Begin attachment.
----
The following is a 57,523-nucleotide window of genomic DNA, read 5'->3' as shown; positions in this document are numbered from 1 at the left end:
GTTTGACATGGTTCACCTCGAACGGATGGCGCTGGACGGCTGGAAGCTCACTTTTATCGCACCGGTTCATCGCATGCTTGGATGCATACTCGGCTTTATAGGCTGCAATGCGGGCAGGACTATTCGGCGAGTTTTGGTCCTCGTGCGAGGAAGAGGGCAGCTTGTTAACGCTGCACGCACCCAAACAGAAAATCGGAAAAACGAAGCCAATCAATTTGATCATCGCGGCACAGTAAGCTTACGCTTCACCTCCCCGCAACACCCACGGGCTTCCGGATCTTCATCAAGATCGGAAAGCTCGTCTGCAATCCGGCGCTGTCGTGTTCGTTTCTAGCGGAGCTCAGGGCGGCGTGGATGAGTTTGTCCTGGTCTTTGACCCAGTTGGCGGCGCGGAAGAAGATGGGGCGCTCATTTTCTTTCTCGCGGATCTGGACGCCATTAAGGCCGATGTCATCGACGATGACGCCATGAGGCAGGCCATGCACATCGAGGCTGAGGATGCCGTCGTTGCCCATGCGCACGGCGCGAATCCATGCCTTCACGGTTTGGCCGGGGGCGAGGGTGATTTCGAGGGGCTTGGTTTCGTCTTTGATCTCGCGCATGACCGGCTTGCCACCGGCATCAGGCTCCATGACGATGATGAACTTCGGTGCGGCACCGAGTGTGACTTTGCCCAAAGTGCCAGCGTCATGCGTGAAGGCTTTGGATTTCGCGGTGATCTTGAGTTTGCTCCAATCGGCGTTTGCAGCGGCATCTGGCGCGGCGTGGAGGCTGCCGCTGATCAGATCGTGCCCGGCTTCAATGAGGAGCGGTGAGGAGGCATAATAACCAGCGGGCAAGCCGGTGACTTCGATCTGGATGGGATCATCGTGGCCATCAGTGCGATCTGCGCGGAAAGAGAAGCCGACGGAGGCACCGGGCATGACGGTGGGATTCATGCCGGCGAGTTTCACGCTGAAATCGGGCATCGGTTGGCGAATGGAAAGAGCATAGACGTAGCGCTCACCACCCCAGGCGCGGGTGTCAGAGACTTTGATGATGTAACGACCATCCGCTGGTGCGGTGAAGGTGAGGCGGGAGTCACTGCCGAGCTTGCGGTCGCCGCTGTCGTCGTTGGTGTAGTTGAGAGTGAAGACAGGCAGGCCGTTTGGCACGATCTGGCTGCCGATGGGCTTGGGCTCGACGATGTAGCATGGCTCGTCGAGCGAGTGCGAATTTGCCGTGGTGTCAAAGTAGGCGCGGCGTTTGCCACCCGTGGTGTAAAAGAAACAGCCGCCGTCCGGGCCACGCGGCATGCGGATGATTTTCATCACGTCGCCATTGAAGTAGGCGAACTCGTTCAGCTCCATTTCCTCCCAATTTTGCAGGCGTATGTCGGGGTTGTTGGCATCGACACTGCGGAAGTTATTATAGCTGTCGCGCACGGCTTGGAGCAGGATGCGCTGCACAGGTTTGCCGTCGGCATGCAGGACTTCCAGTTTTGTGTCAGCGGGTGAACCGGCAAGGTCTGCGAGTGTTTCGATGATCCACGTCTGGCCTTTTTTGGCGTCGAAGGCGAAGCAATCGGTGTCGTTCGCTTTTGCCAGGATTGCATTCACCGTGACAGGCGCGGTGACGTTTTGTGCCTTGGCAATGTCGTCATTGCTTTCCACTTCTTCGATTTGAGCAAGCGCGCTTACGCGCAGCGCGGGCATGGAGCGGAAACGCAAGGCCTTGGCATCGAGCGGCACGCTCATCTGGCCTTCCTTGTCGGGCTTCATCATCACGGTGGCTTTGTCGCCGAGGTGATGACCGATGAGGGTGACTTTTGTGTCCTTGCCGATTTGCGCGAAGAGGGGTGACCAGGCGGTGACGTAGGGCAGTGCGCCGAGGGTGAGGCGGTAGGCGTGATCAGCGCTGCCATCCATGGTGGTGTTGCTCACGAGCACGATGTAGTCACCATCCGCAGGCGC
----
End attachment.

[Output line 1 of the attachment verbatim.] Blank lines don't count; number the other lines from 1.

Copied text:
The following is a 57,523-nucleotide window of genomic DNA, read 5'->3' as shown; positions in this document are numbered from 1 at the left end: